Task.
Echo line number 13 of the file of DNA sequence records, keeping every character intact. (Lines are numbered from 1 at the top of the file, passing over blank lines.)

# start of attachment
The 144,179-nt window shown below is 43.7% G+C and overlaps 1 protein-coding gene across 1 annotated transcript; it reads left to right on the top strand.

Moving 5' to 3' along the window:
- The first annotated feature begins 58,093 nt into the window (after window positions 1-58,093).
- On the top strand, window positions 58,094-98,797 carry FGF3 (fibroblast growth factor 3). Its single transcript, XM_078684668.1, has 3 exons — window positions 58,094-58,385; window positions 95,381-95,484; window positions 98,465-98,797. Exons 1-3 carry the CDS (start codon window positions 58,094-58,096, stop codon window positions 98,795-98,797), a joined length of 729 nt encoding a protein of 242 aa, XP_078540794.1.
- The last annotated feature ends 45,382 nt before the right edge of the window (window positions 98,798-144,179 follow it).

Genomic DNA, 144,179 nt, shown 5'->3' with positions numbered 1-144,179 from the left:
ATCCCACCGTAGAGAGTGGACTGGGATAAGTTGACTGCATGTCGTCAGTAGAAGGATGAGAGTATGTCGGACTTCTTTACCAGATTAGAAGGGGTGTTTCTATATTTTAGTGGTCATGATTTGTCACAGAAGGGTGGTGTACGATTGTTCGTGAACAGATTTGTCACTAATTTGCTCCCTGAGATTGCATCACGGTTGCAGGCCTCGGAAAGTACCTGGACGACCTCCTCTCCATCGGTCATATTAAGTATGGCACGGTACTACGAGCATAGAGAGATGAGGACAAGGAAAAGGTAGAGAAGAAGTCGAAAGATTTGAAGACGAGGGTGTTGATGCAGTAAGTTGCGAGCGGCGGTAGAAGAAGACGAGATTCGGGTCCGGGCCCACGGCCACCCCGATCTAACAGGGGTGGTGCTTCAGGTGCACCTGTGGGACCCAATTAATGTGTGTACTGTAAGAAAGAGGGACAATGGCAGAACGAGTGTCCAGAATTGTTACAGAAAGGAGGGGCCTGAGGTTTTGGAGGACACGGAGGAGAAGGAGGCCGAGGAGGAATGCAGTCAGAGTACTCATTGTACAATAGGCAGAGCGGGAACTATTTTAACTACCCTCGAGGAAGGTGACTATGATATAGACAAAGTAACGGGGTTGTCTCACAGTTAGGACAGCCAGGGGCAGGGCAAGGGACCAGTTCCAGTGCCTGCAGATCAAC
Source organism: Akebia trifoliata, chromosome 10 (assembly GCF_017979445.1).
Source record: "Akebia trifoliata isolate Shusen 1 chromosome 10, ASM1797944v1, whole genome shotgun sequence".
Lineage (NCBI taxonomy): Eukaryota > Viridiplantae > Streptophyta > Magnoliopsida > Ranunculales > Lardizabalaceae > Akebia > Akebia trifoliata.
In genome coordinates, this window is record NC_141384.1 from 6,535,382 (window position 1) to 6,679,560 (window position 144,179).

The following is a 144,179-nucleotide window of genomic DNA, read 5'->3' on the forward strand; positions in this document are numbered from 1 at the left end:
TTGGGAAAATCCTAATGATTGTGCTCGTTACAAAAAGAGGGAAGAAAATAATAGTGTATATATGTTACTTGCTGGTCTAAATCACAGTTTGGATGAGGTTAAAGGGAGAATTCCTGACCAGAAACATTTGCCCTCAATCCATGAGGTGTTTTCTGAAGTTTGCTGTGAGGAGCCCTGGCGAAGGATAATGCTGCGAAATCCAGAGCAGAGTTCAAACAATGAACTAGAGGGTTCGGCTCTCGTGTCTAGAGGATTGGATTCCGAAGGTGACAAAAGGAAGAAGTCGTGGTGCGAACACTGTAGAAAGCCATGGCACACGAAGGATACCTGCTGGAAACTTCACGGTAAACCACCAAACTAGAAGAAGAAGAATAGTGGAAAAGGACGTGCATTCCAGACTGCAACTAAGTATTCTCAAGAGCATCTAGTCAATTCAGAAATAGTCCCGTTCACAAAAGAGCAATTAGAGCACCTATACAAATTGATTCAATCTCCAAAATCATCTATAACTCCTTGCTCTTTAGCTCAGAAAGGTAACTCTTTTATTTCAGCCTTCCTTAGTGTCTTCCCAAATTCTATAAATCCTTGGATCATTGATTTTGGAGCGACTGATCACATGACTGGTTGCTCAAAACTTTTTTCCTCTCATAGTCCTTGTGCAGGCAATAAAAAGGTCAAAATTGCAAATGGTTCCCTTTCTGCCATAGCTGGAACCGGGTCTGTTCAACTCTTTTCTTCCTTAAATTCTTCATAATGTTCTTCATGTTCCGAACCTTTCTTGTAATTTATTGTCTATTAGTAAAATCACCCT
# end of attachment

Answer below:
TTGGGAAAATCCTAATGATTGTGCTCGTTACAAAAAGAGGGAAGAAAATAATAGTGTATATATGTTACTTGCTGGTCTAAATCACAGTTTGGATGAGGTTAAAGGGAGAATTCCTGACCAGAAACATTTGCCCTCAATCCATGAGGTGTTTTCTGAAGTTTGCTGTGAGGAGCCCTGGCGAAGGATAATGCTGCGAAATCCAGAGCAGAGTTCAAACAATGAACTAGAGGGTTCGGCTCTCGTGTCTAGAGGATTGGATTCCGAAGGTGACAAAAGGAAGAAGTCGTGGTGCGAACACTGTAGAAAGCCATGGCACACGAAGGATACCTGCTGGAAACTTCACGGTAAACCACCAAACTAGAAGAAGAAGAATAGTGGAAAAGGACGTGCATTCCAGACTGCAACTAAGTATTCTCAAGAGCATCTAGTCAATTCAGAAATAGTCCCGTTCACAAAAGAGCAATTAGAGCACCTATACAAATTGATTCAATCTCCAAAATCATCTATAACTCCTTGCTCTTTAGCTCAGAAAGGTAACTCTTTTATTTCAGCCTTCCTTAGTGTCTTCCCAAATTCTATAAATCCTTGGATCATTGATTTTGGAGCGACTGATCACATGACTGGTTGCTCAAAACTTTTTTCCTCTCATAGTCCTTGTGCAGGCAATAAAAAGGTCAAAATTGCAAATGGTTCCCTTTCTGCCATAGCTGGAACCGGGTCTGTTCAACTCTTTTCTTCCTTAAATTCTTCATAATGTTCTTCATGTTCCGAACCTTTCTTGTAATTTATTGTCTATTAGTAAAATCACCCT